By Ahmed Sharma
Earlier this year, 50 Cent shared a quote about depression, saying it was a luxury, not many people can afford. The New York Post cited him as saying, “I think depression is a luxury,” he said on the syndicated hip-hop radio show Big Boy’s Neighborhood. “Where I’m from, you can’t afford to be depressed.” His comments were met with some criticism for being insensitive, but I didn’t think it was. I understood exactly where he was coming from.
For some reason, in the South Asian community, mental health was never talked about, or very seldom talked about. Nowadays, that is starting to change, and for a very good reason. Sadly, many people lost their lives either through suicide or murder-suicides because of the seemingly awkward conversations that were never had or couldn’t happen. The idea of mental health (and no pun intended) was all in your head. Nothing that couldn’t be solved through prayer, just working harder, or even ignoring the problem.
I know dozens of loved ones who struggle with depression and other related mental health-related issues they’re trying to work on. And fortunately, they’ve been able to seek medical help, whether through talk therapy or medicine. Lately, the subject of mental health is being discussed in South Asian American communities, but for some reason, there’s still a level of backlash some might not ever move past.
It’s become such a huge joke in the South Asian community that even Hasan Minhaj discussed it in his first standup special: Homecoming King. He wasn’t talking about mental health but the sentiment works nonetheless where South Asians can’t help but wonder, “What will people say?” In other words, “What will people say if they found out I was talking to a therapist? They’d think I was crazy!”
And that feeling of being alienated from the community that we hold dear is what keeps us from progressing further. it’s a shame. It’s not just in South Asian communities, of course, and many activists and therapists of color are working to try and change that narrative. And that’s where I come in: It’s great more people are talking about the importance of mental health, and I’ve written dozens of stories about it as a journalist, but right now, I hope that by unapologetically speaking about my own experience in therapy, it might inspire other people to take these topics more seriously.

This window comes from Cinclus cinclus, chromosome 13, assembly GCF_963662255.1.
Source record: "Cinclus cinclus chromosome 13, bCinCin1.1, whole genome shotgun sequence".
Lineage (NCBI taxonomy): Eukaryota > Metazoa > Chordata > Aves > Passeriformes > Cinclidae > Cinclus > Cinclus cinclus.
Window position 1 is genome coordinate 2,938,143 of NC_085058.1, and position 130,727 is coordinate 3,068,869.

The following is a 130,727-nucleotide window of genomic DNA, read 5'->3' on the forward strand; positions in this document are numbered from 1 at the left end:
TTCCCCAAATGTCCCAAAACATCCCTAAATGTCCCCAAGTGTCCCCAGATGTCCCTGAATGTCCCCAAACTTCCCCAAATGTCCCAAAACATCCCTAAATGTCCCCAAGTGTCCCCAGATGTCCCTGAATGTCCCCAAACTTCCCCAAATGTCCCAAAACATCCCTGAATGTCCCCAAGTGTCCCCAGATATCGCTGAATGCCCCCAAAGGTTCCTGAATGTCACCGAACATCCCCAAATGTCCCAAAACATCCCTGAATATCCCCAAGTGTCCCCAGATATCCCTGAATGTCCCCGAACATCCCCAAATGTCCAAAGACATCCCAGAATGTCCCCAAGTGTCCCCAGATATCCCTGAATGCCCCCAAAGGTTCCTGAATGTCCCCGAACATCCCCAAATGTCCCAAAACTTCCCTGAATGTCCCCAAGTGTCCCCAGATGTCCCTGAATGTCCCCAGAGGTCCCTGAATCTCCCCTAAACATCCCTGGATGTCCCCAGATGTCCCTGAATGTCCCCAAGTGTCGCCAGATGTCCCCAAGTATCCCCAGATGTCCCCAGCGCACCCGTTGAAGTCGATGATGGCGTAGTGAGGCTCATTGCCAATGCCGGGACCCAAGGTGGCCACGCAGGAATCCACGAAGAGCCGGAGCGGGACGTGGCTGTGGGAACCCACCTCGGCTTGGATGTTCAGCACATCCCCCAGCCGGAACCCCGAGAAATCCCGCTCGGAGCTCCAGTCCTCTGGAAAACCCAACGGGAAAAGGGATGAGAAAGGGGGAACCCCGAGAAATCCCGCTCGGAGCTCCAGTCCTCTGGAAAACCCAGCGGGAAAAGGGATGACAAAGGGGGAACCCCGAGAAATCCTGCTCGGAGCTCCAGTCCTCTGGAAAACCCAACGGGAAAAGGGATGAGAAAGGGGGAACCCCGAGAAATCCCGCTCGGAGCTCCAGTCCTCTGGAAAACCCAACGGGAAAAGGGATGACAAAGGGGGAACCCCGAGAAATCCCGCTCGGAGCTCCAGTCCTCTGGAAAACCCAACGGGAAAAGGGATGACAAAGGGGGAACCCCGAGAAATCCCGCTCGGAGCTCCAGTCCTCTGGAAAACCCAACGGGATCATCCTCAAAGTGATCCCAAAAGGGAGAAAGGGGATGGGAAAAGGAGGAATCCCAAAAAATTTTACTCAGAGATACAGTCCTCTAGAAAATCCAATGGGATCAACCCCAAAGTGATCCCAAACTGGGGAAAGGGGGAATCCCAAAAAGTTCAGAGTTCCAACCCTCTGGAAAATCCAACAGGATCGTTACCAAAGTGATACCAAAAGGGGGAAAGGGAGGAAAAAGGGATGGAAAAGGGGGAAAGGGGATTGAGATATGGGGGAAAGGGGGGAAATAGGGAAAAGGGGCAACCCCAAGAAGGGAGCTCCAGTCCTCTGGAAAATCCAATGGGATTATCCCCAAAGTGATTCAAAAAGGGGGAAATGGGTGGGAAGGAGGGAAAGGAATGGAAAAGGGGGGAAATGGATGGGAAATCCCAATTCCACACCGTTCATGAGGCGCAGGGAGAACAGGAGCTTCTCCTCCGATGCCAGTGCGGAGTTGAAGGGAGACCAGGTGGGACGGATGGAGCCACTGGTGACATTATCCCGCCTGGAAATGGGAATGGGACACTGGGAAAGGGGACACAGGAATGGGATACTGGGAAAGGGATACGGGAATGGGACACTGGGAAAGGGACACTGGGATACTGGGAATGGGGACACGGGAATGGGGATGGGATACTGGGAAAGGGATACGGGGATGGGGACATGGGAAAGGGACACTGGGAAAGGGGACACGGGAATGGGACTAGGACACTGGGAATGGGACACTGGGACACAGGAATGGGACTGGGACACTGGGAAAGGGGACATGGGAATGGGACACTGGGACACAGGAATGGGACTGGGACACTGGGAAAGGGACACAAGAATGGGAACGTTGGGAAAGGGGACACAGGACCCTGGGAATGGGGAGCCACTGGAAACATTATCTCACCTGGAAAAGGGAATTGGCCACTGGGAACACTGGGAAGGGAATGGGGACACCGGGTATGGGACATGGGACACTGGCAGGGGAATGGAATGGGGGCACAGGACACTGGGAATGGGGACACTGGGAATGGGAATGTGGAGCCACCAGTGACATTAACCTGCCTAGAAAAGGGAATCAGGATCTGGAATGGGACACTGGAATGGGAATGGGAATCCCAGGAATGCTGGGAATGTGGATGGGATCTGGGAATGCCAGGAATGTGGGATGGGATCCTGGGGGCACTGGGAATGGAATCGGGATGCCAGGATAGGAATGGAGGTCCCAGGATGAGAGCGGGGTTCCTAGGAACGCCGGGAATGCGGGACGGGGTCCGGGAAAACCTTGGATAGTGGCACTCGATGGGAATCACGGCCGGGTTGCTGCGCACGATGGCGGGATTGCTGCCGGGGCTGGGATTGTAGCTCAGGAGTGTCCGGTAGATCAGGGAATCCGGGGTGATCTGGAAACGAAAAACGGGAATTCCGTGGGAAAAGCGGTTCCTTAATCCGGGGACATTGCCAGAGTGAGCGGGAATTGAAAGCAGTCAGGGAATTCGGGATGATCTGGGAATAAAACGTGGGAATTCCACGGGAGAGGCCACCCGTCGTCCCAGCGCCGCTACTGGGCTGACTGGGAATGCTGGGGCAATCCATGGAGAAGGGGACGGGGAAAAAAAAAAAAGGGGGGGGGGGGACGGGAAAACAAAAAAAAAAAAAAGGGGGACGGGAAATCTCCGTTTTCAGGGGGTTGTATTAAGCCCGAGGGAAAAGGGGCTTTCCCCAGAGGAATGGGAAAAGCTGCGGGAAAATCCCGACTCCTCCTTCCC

I was never medically diagnosed with anything like depression, PTSD, or anxiety (to my knowledge) so I never thought therapy would be for me. Not to mention, I’ve grown up around people, who have taught me to be grateful and see the brighter things even in the darkest light. I credit my family for all my success because, as the youngest child and knowing how consistently hardworking they are, even to this day, I felt like there was no excuse for me not to do well in my life. And yet, I wasn’t able to reconcile my struggles, because I felt so worried about letting my loved ones down with everything I did and anytime they looked at me with a sense of disappointment, my world would be crushed.
The age gap between me and the majority of my family members made it seem for me at least, that much harder to connect with them. However, now that I’m getting older, I’m starting to see things a lot from their perspective. And yet, I still pushed myself to make sure I made them proud. And because I wasn’t sure if I was making them proud, I was putting myself under a psychosomatic type of hyper-radical pressure which I think a lot of South Asians tend to do because of that idea behind what people will say. And I didn’t want to have awkward conversations with my family say, if I suddenly quit my job or got fired.
I’d later discover through therapy that this pressure I felt I had was just my paranoia. My family may not be your typical “hugs and kisses” type or whatever Norman Rockwell may have pictured, but they make up for it in support. It took me years to realize that but I’m glad I was able to see it myself.
And maybe it’s because we don’t give people enough credit for the things they do, or for how far we’ve come as a society. Especially here in America, where we just don’t care anymore about traditional peer pressure. It’s not taboo anymore for people to have tattoos. It’s not taboo for people to smoke marijuana. And yet, the idea of saying, “I recently started counseling,” makes it feel like you are committing a crime. Because I thought I didn’t need therapy, I never pursued it. I thought, “It isn’t for me, I’m not going through anything nor do I feel like I’ve gone through anything that might warrant counseling.